• The Act comes into play only when AI-powered products are deployed. Thus, it does not prevent someone engineering an AGI in their basement.

Overall Impression

The event was well-planned, everything was taken care of - food, accommodation, space for hang-outs and talks. Attendees could focus on the people and ideas instead of any big event-related problems. The event took place in the outskirts of Berlin, so the atmosphere for one-on-one walks was great. There was (in hindsight, unsurprisingly) a strong EA-vibe at the event - both the structure of the retreat as well as people’s opinions and personal philosophies. I learned a lot from this getaway, met a lot of new people whose motivation was passed onto me, and the European AIS scene started feeling more like a community. For me personally, there was only one drawback (that wasn't the fault of the event itself) which made me feel exhausted afterwards.

As a newcomer (indeed, I seemed to be one of, if not the, person who has had the least exposure to the rationalist AI safety community at the event), I was overwhelmed with the amount of new information. I had felt similarly before when working on some project I have had no previous exposure in, but the technical AI safety community is something else. It seems everyone is coming up with new research agendas and is encouraged to attack the problem in their own way. I think this is interesting and a worthy approach to solving alignment, however, this creates waves of new terminology and raises questions about how much potential these concepts actually have.

I think the feeling of overwhelm primarily came because I wasn't aware of the nuances of the different methods, and didn't have a good overview of the field, had no clue how the mentioned approaches fit in the bigger picture. Whenever I would hear someone talk passionately about some technical approach, my first inner reaction usually was “this is a well-established approach, I should really look into it” (mostly because I am used to this coming from academia), which breeds a sense of urgency and the sense of not being aware of well-known research. Whenever I do look into the mentioned approaches, however, it often turns out that someone came up with this method at most 3 years ago in a blog post or research agenda that hasn’t yet had the opportunity of being thoroughly investigated. Of course, by no means does this undermine the value of the approach talked about. The reaction I described may not be all that different from research-heavy academic environments. Even though I am aware there exist AIS labs at universities and well-established companies (as can be seen here), I seem to still have a bias that AIS research primarily comes from independent thinkers whose ideas are more questionable. However, perhaps this is partly due to a lot of the research circulating via blogs instead of peer-reviewed papers.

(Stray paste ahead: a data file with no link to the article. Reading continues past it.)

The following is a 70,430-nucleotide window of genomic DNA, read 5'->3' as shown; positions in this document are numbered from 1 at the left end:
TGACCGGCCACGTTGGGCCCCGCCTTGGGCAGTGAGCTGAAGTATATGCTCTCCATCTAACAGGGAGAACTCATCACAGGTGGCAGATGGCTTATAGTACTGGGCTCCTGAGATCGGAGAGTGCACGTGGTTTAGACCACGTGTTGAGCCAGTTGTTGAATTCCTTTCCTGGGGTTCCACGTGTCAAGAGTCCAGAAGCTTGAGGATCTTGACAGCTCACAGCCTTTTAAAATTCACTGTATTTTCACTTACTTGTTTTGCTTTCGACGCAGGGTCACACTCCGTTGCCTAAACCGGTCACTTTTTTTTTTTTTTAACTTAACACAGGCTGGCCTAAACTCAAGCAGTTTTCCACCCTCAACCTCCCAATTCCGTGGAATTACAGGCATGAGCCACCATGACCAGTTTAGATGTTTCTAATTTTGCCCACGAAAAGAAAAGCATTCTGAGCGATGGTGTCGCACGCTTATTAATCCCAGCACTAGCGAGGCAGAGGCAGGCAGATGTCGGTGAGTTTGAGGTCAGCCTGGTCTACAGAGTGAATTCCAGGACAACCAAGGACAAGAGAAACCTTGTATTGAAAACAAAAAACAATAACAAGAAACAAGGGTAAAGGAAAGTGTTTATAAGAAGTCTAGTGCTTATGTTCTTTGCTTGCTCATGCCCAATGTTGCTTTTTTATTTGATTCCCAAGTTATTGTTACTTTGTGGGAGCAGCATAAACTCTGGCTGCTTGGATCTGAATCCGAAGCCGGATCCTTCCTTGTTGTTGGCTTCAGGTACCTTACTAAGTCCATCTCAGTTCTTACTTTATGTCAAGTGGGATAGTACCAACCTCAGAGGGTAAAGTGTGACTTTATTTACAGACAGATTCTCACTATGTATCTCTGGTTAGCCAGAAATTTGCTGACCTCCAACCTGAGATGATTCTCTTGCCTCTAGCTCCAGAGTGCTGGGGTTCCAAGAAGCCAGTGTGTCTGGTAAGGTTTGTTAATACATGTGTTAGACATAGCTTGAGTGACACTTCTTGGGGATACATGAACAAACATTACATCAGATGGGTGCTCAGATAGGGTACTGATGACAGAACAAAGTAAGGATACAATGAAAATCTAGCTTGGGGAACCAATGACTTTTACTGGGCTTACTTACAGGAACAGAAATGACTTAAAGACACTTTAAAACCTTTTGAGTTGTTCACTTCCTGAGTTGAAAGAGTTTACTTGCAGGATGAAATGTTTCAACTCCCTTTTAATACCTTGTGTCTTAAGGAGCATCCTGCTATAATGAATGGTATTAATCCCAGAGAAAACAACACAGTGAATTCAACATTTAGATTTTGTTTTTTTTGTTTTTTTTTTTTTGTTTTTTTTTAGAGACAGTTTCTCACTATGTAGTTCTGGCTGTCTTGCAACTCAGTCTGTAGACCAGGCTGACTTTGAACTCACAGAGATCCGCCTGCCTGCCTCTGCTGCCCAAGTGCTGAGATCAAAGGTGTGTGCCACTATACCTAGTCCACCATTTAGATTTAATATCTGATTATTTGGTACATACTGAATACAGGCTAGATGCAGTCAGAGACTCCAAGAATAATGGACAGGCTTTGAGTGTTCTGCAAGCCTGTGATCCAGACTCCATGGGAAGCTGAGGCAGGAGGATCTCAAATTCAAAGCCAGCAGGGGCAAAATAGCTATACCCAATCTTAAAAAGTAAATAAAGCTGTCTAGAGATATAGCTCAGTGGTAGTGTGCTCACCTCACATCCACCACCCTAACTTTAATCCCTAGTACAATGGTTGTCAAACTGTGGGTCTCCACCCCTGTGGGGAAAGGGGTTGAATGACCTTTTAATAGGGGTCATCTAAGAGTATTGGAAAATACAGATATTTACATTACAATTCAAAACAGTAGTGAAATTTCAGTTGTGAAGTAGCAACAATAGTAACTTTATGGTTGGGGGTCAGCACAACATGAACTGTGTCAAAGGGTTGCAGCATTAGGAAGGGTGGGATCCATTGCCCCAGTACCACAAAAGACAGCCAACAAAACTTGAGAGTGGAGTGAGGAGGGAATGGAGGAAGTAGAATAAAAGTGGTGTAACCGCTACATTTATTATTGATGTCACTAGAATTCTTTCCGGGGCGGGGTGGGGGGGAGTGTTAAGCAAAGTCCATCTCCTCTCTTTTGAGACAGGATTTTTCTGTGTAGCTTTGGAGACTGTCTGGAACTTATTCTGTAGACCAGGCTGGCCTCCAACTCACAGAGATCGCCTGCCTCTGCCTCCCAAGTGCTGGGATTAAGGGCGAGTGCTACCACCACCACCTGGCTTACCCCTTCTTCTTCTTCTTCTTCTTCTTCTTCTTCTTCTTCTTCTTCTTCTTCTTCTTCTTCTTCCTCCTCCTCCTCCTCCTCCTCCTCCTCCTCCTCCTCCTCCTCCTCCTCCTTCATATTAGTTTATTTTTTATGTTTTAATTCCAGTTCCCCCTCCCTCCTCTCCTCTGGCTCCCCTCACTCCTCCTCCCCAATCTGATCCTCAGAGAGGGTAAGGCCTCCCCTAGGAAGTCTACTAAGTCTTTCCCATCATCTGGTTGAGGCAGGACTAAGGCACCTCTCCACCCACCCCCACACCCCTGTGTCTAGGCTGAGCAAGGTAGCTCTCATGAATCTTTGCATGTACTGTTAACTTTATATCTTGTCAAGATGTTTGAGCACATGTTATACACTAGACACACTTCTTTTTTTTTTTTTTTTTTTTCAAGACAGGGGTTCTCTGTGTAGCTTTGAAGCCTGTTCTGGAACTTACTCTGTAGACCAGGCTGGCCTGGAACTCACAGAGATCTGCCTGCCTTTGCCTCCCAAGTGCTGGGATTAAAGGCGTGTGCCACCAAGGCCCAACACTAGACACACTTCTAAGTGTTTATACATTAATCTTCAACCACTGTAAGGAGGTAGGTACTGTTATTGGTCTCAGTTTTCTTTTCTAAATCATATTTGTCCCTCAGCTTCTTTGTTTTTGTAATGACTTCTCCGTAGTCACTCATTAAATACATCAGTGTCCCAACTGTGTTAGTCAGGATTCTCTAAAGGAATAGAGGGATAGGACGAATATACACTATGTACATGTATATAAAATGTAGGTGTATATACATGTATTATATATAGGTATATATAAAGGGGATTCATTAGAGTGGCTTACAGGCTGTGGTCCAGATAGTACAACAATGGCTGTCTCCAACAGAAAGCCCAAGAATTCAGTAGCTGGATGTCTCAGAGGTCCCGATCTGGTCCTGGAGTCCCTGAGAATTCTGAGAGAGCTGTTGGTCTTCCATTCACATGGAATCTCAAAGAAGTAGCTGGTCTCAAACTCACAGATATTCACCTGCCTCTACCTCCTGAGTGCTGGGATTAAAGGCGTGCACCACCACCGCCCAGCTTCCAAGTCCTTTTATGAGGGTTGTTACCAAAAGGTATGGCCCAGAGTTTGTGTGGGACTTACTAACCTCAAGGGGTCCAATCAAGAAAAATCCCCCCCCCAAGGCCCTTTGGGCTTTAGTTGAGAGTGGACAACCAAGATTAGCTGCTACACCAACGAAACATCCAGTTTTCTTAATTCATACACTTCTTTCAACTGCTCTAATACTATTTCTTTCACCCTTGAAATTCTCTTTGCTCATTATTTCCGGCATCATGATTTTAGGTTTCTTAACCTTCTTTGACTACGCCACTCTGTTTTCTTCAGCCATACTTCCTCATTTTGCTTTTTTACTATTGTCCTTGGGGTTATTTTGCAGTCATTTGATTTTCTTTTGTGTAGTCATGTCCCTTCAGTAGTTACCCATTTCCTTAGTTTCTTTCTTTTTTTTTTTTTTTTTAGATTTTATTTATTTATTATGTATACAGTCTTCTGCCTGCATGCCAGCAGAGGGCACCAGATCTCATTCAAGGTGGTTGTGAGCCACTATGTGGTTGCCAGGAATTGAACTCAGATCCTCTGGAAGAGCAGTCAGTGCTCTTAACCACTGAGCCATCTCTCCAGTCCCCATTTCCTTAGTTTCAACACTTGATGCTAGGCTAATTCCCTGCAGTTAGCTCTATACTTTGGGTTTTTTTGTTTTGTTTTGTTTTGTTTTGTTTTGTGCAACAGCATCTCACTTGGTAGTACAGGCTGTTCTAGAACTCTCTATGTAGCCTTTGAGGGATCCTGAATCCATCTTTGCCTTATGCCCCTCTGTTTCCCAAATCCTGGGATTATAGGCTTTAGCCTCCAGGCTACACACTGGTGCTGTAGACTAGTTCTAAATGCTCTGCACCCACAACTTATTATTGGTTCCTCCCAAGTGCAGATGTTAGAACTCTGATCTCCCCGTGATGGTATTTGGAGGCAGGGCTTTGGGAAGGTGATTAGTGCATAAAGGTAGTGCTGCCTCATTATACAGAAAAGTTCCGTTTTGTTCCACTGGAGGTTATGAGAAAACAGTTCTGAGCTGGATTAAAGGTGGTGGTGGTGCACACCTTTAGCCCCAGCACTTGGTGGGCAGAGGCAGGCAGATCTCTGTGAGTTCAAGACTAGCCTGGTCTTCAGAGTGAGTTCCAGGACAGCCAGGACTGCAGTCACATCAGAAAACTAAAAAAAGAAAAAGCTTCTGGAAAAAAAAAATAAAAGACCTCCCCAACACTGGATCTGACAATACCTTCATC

Clearly, the integrity of the ideas does not depend on the association of the researcher or the medium through which they are shared, but I must invest some time to overcome this personal mental bias. It is simply a very different exposure to terminology from what I’m used to, so I will have to change my mindset whilst encountering such terms in the field of AI safety. That is, I must take on a more sceptical as well as honest view, and be open to red-teaming the idea, instead of taking it at face value. Doing so may improve my overall research skills as well. 

Something else that I wasn't aware about previously is that this community really doesn't like anyone working on AI capabilities (that is, your regular AI research and industry applications e.g. creating new architectures, training models for novel tasks, etc.). You can read about the main reasons here (some of the points in this specific post are quite controversial and not everyone in the AIS community seem to fully agree on them as can be seen in the comments, but it's one of the best one-stop link in my opinion). I suppose the dislike is not nearly as strong for your run-of-the-mill AI startup than it is for the huge companies with more resources. However, non-AIS work is still seen as deterring from the most important problem at hand, and thus some distaste is still present.

In conclusion, I would recommend you to attend such an event if you are interested in figuring out whether AI Safety is for you. Such an event also benefits anyone looking for connections and collaborators, or simply getting up to speed with what is going on in AIS. Be prepared for some intense philosophical and technical conversations - they may be both very rewarding as well as draining.
 

New to LessWrong?

New Comment